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Audits, Auditors and Condominiums

What is an Audit?

From Wikipedia:

A financial audit, or more accurately, an audit of financial statements, is the examination by an independent third party of the financial statements of a company or any other legal entity (including governments), resulting in the publication of an independent opinion on whether or not those financial statements are relevant, accurate, complete, and fairly presented.

Financial audits are typically performed by firms of practising accountants due to the specialist financial reporting knowledge they require. The financial audit is one of many assurance or attestation functions provided by accounting and auditing firms, whereby the firm provides an independent opinion on published information.

Why does the condominium have an audit and what does an auditor do?

An audit is required by the Condominium Act of Ontario so that unit owners who have little input into the day to day operations of the condominium community will have assurance that the monies they provide to the corporation are being disbursed in an appropriate manner and with their best interests in mind. The auditor is appointed by and solely responsible to the unit owners. He or she is their representative who looks at the financial operations of the condominium and prepares an “audit report” that is presented to the unit owners at the Annual General Meeting together with the financial statements it is reporting on.

An auditor performs two main functions;

  1. to ensure that the financial statements are prepared in accordance with GAAP and
  2. that he or she has performed appropriate procedures under GAAS in order to prepare the audit report.

GAAP is short for Generally Accepted Accounting Principles. These are a set of standards for financial statement presentation. Examples of GAAP are that financial statements have to be prepared on the accrual basis, amounts have to be recorded at cost and there has to be appropriate disclosure of matters of significance such as law suits and reserve adequacy.

GAAS is short for Generally Accepted Auditing Standards. These are a set of standards for procedures that the auditor has to perform in order to sign his or her audit report. In brief, the auditor assesses internal controls, tests account balances and ensures that all appropriate amounts and only appropriate amounts are recorded in the books of account. Procedures used verify bank balances, test collection of accounts receivable, ensure all payables and accruals are recorded, test common element fees to ensure appropriate amounts are charged and test that expenditures are properly supported and were made for the benefit of the corporation.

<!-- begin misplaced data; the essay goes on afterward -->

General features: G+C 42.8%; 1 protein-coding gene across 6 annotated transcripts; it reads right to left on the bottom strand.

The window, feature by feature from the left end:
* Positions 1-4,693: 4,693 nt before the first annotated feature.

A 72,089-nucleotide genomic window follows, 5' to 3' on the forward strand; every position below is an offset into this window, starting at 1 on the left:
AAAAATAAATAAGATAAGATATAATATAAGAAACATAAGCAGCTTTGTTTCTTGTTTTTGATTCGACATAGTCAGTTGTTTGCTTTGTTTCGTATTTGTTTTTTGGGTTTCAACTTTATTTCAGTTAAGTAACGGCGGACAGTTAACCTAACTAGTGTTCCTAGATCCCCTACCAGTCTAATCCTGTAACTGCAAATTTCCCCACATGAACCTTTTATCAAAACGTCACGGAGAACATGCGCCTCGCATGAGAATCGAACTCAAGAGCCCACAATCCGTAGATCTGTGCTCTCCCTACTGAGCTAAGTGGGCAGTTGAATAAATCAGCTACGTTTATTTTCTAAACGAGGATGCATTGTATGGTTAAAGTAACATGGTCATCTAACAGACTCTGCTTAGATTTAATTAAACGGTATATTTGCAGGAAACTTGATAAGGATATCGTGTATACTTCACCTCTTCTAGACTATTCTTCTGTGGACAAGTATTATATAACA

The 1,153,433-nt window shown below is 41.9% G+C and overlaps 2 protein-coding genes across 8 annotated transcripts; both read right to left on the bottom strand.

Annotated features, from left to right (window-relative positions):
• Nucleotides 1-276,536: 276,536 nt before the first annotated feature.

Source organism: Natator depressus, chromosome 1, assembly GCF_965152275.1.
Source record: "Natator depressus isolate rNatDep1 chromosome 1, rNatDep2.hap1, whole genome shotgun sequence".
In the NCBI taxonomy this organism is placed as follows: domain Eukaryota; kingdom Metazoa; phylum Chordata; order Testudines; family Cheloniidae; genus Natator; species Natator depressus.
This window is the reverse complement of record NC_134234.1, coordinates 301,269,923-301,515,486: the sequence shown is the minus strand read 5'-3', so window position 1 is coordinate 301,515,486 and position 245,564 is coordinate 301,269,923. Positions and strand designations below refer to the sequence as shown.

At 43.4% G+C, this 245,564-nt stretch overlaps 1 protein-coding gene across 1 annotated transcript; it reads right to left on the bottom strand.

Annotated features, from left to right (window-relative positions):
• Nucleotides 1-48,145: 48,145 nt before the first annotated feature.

Last and just as important, the auditor typically attends the Annual General Meeting to review the financial statements and answers any questions unit owners may have. Most treasurers of condominiums are not professional accountants nor are they comfortable speaking in public. It is an important function for the auditor to explain the financial statements in everyday language so the owners understand the costs of operating their community of homes.

What can't the auditor tell you?

Auditors can't tell you why this or that much was spent here and there.


How come we spent $8000 in flooring for the guest suites?

Isn't that too much for such a small area?

It is a valid question but not for the auditor. All the auditor can say is that the money was spent on that job. It is not his or her decision to approve how the condominium spends the money.